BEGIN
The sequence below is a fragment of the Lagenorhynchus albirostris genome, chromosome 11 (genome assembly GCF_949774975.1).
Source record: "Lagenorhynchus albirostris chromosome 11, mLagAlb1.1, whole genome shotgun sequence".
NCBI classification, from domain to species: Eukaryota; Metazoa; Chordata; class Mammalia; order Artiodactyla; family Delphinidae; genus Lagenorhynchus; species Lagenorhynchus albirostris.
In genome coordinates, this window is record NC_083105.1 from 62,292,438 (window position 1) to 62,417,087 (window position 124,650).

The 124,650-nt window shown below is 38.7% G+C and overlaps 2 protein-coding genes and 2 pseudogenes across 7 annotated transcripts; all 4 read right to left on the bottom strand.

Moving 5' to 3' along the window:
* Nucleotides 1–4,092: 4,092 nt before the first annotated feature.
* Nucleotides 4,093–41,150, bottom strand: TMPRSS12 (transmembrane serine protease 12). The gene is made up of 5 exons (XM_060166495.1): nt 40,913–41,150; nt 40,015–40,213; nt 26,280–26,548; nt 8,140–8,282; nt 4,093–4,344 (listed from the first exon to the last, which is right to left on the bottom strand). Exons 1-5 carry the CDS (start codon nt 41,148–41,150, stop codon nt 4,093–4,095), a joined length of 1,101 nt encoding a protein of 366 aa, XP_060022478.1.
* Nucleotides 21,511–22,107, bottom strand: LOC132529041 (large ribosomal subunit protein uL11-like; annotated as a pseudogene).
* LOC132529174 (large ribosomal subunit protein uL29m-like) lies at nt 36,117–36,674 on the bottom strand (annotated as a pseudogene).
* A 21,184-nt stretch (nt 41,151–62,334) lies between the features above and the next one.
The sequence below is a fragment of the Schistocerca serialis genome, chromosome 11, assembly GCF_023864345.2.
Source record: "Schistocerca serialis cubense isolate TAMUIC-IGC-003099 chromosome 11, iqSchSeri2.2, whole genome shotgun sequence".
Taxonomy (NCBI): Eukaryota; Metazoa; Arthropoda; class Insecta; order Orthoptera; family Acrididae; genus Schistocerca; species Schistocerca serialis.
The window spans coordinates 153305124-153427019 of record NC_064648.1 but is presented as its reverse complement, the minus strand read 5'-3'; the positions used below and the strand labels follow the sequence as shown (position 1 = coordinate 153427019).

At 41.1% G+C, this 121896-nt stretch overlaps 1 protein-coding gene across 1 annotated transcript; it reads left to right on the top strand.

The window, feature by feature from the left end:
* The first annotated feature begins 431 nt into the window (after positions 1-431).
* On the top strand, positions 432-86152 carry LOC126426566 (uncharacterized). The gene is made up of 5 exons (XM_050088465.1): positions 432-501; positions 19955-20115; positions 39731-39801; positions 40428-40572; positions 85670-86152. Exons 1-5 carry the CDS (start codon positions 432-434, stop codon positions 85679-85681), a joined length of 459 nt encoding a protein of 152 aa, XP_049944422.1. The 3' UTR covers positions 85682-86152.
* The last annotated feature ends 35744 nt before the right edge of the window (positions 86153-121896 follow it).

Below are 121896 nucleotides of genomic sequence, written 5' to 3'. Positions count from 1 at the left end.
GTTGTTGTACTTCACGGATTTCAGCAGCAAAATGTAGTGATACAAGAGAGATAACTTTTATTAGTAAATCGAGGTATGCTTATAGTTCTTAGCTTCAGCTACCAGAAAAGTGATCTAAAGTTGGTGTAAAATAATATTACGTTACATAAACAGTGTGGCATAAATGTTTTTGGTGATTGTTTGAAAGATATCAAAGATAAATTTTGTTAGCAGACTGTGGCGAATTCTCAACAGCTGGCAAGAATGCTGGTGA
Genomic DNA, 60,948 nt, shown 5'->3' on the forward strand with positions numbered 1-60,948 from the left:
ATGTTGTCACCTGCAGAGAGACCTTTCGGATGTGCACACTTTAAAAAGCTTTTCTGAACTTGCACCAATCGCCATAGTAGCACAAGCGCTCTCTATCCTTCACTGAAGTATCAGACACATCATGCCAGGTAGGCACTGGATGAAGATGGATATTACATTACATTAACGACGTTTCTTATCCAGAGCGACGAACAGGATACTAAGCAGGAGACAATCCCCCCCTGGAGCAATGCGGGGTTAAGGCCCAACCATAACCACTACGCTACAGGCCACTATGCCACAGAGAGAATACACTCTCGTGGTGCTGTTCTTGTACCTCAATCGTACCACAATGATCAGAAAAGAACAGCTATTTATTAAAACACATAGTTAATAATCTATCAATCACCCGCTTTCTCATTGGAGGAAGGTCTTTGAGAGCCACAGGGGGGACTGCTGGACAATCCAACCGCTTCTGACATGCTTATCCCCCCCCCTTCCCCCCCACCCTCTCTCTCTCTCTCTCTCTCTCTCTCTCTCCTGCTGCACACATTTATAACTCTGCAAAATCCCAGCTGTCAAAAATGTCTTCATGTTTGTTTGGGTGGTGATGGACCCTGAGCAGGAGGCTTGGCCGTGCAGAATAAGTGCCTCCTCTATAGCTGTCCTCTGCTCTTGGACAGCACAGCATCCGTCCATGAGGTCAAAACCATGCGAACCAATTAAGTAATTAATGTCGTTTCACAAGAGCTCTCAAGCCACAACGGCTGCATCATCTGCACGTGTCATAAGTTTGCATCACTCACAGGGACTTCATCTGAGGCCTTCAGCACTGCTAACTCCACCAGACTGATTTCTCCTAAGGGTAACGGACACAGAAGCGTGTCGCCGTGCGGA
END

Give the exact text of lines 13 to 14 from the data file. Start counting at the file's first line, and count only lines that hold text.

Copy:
Source record: "Schistocerca serialis cubense isolate TAMUIC-IGC-003099 chromosome 11, iqSchSeri2.2, whole genome shotgun sequence".
Taxonomy (NCBI): Eukaryota; Metazoa; Arthropoda; class Insecta; order Orthoptera; family Acrididae; genus Schistocerca; species Schistocerca serialis.